Kershaw Camp 10 Knife model 1077 Put To The Test

We brought along the Kershaw Camp 10 knife model 1077 for a weekend trip to beautiful Lake Claiborne in north Louisiana. The Camp 10 knife was tested at how well it could make kindling out of a stump of red oak wood. As many of you know, red oak his hard as can be, and it can pose quite a challenge during chopping if your equipment isn’t up to snuff!

First let’s introduce the Kershaw Camp 10. The knife comes with a low profile sheath that fits snugly. There is a nylon loop that can be snapped/unsnapped to hold the knife in the sheath. The blade of the Camp 10 is 10 inches long, putting the overall length of the knife at 16 inches. The blade does not stop as it travels through the handle thus making the Kershaw Camp 10 full tang all the way to the end. The carbon steel construction of the blade is manufactured to a higher hardness than typical carbon steel. This blade is made out of a material called 64Mn which is the typical steel that you see chisels are made of. Needless to say this baby was born to chop on wood!

The handle of the knife was contoured to fit nicely on your palm. The whole thing was wrapped with a rubber overmold that may help a little with fatigue during constant use.

Kershaw Camp 10 Knife model 1077

Kershaw Camp 10 Knife model 1077

After taking a good look at the knife we decided to make some kindling for a fire we planned to make later in the evening. We couldn’t have picked a more stubborn piece of wood. The one we chose was red oak, hard as a concrete! But hey, if the knife can get through red oak it can get through pretty much anything.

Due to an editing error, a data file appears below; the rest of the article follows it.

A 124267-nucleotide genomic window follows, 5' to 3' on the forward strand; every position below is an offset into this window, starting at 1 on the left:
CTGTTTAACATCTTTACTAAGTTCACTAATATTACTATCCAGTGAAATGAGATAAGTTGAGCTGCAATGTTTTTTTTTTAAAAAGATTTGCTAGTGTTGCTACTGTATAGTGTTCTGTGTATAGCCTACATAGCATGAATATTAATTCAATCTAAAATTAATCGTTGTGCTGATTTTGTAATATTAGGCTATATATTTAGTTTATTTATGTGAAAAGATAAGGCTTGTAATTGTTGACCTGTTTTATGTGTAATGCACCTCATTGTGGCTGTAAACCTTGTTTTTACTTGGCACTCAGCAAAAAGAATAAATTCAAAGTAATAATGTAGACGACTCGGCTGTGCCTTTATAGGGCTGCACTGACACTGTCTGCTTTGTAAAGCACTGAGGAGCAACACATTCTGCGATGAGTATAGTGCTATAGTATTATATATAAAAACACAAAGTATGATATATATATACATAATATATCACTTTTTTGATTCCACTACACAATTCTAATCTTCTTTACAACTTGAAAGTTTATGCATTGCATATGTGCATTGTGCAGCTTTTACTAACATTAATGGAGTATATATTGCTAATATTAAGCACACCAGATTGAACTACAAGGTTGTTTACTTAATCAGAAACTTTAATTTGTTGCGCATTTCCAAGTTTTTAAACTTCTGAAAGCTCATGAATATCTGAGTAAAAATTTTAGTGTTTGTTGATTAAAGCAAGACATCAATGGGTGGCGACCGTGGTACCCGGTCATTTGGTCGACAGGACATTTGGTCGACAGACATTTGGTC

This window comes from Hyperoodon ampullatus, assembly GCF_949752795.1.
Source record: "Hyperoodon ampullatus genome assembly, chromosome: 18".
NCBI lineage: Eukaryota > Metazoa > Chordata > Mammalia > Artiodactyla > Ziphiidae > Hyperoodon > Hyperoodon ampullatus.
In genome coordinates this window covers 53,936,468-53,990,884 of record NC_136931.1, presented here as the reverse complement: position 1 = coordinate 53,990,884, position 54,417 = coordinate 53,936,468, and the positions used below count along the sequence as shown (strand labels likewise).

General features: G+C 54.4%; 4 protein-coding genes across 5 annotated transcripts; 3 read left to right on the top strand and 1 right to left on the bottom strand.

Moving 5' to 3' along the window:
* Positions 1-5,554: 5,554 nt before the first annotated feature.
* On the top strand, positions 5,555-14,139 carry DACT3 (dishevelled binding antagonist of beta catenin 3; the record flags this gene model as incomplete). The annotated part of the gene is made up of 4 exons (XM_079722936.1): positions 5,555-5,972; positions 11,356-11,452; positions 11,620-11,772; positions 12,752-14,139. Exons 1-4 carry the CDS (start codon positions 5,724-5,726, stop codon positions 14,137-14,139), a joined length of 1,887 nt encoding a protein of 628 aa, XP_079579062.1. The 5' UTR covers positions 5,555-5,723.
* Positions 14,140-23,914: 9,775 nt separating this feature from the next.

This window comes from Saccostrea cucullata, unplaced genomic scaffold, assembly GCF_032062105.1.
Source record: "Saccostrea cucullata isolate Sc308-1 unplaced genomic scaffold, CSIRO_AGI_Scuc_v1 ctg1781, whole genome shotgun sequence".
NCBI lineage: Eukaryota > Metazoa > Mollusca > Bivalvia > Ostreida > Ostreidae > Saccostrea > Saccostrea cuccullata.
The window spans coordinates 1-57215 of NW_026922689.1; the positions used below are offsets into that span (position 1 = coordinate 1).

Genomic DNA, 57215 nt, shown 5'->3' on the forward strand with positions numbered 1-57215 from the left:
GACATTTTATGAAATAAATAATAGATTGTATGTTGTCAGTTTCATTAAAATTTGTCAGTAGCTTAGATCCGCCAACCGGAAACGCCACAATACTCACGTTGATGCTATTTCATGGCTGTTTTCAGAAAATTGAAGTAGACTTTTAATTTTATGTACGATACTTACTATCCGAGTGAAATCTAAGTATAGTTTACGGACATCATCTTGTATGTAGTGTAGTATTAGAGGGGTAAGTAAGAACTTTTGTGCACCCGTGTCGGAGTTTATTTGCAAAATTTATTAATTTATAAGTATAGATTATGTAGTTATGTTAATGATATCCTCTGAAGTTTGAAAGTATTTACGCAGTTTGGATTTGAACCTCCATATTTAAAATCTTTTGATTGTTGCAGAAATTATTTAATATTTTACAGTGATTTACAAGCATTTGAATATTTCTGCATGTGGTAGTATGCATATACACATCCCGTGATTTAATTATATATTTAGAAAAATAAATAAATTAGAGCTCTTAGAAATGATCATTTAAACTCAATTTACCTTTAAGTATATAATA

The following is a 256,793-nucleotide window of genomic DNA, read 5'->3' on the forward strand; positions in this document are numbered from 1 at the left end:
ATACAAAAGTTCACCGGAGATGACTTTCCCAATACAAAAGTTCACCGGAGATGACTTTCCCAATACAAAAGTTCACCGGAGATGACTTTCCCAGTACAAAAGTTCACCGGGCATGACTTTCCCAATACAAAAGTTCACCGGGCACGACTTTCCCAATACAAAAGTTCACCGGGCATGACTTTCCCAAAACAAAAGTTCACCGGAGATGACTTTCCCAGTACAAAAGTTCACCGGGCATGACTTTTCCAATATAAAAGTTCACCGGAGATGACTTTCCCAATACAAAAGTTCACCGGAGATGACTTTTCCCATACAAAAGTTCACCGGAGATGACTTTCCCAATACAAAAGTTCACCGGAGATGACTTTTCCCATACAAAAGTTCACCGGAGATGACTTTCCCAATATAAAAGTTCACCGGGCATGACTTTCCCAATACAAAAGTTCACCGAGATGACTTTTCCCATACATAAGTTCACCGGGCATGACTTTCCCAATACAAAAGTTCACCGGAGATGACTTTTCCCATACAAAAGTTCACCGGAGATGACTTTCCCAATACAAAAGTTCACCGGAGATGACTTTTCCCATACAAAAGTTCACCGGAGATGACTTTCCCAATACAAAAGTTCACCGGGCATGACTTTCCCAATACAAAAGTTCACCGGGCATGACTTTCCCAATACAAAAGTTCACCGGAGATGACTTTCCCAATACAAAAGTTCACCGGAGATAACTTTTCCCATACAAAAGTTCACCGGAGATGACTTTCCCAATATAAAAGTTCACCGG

Capitalize on the ability of the Kershaw Camp 10 to rip wood

At first when I started chopping on the wood I wasn’t too impressed. Yea it was cutting okay, but I didn’t feel like I had much control of the swing. It wasn’t until I got the knife stuck in the wood a few times did I start noticing how to really use this knife and conserve energy. What you do is chop hard and get the knife stuck purposely. Then, use the knife’s prying strength to essentially rip large chunks of wood off. Since the Kershaw Camp 10 is full tang with a beefy 1/4 inch of spine on the back, it is not going to bend when prying off chunks of wood. So remember this when you use your Camp 10 at the campsite. Bury it deep in the wood, then use the knife to rip off chunks of wood. This will give you a maximum amount of work accomplished versus energy spent.

After accumulating enough kindling to start our fire we decided to try out the Kershaw Camp 10’s ability to notch the red oak. To be short, it did a pretty good job of notching, but of course nothing like you would expect something meant for notching like a hatchet. But for a 10 inch kukri blade knife, this sweety held its own. It wasn’t until during the notching of the wood using two-handed swings did we notice the condition of the blade. No damage at all. No flat spots, no bending. When we got back to the shop and looked up the blade material that’s when we found out that it was made of a special hardness of carbon steel called 64Mn. When you use the Camp 10 you will without a doubt notice that the steel is much higher quality than a typical machete.

Here is the video that we filmed during the test of the Kershaw Camp 10. Hope you enjoy it, and we hope you enjoy your Camp 10!

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